But the Psy who turned up a bare ten minutes later with a tall amber blond male wasn’t anyone he’d expected. He recognized her of course—that distinctive red hair, those cardinal eyes. Faith NightStar was said to be the strongest F-Psy in or out of the Net, her ability to see the future a gift and a curse both. But Max knew he’d always see it as a gift after the way she’d saved their lives. “Thanks for coming.”
As Faith hurried past and unerringly to the bedroom, Max paused long enough to say, “You got here quick.”
“Faith,” the changeling male said, “woke me up an hour ago and told me we’d be needed in the city around now.”
Max, walking back to the bedroom, stopped for an instant. “I guess I never thought about the reality of being mated to an F-Psy.”
Vaughn slapped him on the back. “Ask me sometime about how f**king difficult it is to surprise her with a gift.” It was said with affection, his tone that of a man who wasn’t only delighted in his mate, but didn’t care if the whole world knew about it.
They entered the bedroom at that moment, and everything else faded. Faith was sitting beside Sophia’s stiff form, her hand on his J’s forehead. “Her telepathic shields are terrifyingly thin, but they are continuing to protect her,” Faith said, before pausing for almost ten seconds. “Her PsyNet shields appear fine. A little unusual according to my contact, but not damaged.”
Max didn’t ask about Faith’s contact, taking it as a given that that contact would soon be dead if it became known he or she was sharing information outside the Net. “Do we need to get her to a hospital?”
The foreseer’s endless eyes met his. “No. She’ll wake up soon.”
A simple, absolute answer, and yet . . . “What aren’t you telling me?”
“There’ll be time after she wakes.” Faith looked up at her mate as he came to stand beside her, his fingers playing through her hair. “Coffee?” she asked.
Vaughn’s smile was indulgent. “Addict.”
“Your fault.” The foreseer’s expression was somber, belying her light words. “We’ll need to talk once she wakes.”
Smile fading into an expression of intense tenderness, Vaughn untangled his fingers from his mate’s hair and went to exit the room. “Come on, Max. You can’t do anything here.”
“I’ll stay.” No way in hell was he leaving his Sophie alone.
Faith seemed to struggle with something as she rose to her feet. But in the end, she followed Vaughn out in silence.
Faith walked straight to where Vaughn was measuring out coffee grounds. “Hey.” Putting an arm around her, he hugged her to the solid strength of his side. “The answer’s no.”
She rubbed her face against his chest as he turned to embrace her fully, loving the scent of him. “How did you know what I was going to ask?”
“We have been mated over a year. Give the cat a little credit.” A teasing kiss from her jaguar, his hand curving around her throat in gentle possession.
“You said it yourself, Faith.” A quiet reminder, the jaguar looking out of his eyes. “The future isn’t fixed. It wasn’t for Dorian.”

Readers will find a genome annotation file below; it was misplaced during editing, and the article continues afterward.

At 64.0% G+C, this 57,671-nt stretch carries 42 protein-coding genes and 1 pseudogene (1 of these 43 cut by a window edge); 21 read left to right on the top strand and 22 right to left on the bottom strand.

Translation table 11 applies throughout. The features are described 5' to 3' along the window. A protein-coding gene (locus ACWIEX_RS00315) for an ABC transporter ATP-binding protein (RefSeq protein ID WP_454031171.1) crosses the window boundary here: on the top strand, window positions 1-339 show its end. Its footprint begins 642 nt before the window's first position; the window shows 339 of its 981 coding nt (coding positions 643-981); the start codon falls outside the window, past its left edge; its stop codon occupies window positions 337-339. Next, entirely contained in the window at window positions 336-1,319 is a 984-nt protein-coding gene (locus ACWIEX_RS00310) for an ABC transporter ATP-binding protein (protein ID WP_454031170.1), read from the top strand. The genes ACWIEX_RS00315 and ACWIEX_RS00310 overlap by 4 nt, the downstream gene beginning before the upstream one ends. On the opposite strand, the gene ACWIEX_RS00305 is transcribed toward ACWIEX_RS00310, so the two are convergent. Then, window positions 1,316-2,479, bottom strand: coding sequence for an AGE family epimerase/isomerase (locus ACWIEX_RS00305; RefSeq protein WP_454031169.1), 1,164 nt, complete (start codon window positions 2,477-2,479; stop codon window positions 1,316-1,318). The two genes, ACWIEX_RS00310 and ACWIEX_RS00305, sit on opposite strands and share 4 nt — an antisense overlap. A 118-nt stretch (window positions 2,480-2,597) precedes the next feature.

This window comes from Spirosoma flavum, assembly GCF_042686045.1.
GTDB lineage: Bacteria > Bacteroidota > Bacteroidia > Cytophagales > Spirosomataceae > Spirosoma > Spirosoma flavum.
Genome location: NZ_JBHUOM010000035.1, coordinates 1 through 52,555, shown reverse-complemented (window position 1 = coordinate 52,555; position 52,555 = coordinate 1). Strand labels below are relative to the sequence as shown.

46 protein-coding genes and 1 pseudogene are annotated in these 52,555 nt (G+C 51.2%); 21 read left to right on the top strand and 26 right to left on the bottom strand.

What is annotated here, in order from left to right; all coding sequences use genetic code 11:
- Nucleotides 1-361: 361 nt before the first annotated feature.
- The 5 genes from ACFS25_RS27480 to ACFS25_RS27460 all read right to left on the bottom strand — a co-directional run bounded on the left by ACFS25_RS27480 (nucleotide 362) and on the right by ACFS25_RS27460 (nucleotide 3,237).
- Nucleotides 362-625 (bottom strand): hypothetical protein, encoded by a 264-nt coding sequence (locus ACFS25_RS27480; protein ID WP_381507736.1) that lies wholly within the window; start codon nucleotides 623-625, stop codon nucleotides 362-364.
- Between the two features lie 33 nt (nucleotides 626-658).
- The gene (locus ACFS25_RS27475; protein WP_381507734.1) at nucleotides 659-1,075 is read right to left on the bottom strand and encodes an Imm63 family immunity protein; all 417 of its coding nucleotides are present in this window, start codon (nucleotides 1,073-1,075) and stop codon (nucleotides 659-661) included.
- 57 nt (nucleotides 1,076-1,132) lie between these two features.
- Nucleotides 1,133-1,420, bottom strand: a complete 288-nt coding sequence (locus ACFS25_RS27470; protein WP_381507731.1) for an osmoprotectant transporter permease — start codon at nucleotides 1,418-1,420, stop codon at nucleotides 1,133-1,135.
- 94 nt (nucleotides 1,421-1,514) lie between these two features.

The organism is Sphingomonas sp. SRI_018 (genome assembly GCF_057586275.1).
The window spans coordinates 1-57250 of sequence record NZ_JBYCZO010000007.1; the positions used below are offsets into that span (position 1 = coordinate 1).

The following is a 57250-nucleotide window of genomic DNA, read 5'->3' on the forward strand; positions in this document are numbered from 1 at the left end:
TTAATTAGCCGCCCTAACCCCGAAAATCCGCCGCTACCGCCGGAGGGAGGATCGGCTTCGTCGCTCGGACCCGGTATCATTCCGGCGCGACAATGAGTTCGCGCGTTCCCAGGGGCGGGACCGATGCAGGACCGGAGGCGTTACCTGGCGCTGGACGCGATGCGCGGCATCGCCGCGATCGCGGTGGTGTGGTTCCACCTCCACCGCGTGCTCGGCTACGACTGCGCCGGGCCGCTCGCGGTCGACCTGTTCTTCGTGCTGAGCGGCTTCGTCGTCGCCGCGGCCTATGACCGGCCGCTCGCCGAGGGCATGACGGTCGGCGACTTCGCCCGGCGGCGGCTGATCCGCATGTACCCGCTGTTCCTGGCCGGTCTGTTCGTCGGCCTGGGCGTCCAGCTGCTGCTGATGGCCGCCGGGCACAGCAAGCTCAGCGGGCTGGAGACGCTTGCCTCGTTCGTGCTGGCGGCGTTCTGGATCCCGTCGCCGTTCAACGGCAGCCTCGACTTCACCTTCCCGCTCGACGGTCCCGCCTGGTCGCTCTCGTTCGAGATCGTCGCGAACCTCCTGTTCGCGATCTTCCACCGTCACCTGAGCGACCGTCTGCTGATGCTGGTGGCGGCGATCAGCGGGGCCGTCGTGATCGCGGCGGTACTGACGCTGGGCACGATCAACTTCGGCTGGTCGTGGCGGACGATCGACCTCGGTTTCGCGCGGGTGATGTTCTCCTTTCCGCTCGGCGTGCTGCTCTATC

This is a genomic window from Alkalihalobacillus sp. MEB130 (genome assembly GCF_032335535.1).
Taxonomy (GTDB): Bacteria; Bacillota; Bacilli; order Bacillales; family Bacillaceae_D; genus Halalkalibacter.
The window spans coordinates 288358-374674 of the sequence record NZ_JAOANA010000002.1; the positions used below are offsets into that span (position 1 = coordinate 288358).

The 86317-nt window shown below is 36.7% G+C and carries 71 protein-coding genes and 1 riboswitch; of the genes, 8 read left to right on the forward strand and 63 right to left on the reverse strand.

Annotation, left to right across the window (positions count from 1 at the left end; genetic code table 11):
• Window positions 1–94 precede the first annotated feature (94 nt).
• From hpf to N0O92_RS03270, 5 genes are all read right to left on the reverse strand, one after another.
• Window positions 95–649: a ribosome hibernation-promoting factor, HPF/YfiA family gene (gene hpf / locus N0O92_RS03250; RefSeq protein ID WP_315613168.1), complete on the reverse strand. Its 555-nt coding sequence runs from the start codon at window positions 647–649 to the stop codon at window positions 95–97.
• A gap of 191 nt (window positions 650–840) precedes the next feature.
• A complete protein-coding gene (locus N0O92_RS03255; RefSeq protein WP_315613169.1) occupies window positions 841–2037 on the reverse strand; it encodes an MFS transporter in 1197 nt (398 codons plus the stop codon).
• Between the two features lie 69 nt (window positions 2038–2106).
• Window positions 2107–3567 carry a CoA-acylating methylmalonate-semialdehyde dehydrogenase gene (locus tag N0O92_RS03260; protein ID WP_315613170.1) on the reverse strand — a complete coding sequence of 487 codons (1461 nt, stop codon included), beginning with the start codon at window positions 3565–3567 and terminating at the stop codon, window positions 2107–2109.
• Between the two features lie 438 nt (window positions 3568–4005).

“Yes.” She’d seen the sentinel’s future blacked out, had thought it meant death, but he’d survived. “It’s different this time, Vaughn.”
“I saw bits and pieces of reality—the fact that Sophia would need us for some reason tonight, other events that may or may not happen, but I felt this gathering wave. I can’t describe it, but I know something huge is about to happen, and it’s centered around Sophia Russo.”
“You’re talking about more than the life of one person . . . two people,” he added, and she knew he’d seen the way Max looked at Sophia. So had she.
Her foreseer’s heart hurt for them, for the future they didn’t have. “I’ve never felt anything like this, but from the research I’ve been doing”—using the records her father had managed to unearth then smuggle out to her—“F-Psy in the past noted the same kinds of sensations before major catastrophic events.”
Vaughn cupped her face, an areola of pure gold around his irises, the jaguar rising to the surface. “Are you talking earthquake, plague, political turmoil?”
“Any, all,” she whispered. “But whatever it is, Sophia Russo is the domino that will begin an unstoppable cascade.” The J was the leading edge of a perfect storm, one that might annihilate them all.
“It’s as if he simply doesn’t exist in Sophia’s future,” Faith said, tugging at the tie that held back her mate’s hair. It fell over her hands in a stroke of rough silk, a familiar anchor. “But I don’t get that same sense of blankness as I did with Dorian. Instead, it’s this feeling that he’s never been a part of her life. Which is impossible.”
Vaughn stilled. “Not if the Sophia you see is Sophia after rehabilitation.”
Faith shook her head in stunned horror, but he was right. Full rehabilitation wiped out the psyche, creating a slate so blank that nothing of the mind, the soul, remained.
Max argued with himself about whether or not to touch Sophia, knowing it had to have been their sexual play that had caused this, but driven by gut instinct, he got on the bed and cradled her in his lap. And the instant he did, it felt right. She was a soft, warm weight on him, her breathing easy, her heartbeat steady. Something wild and panicked inside him settled.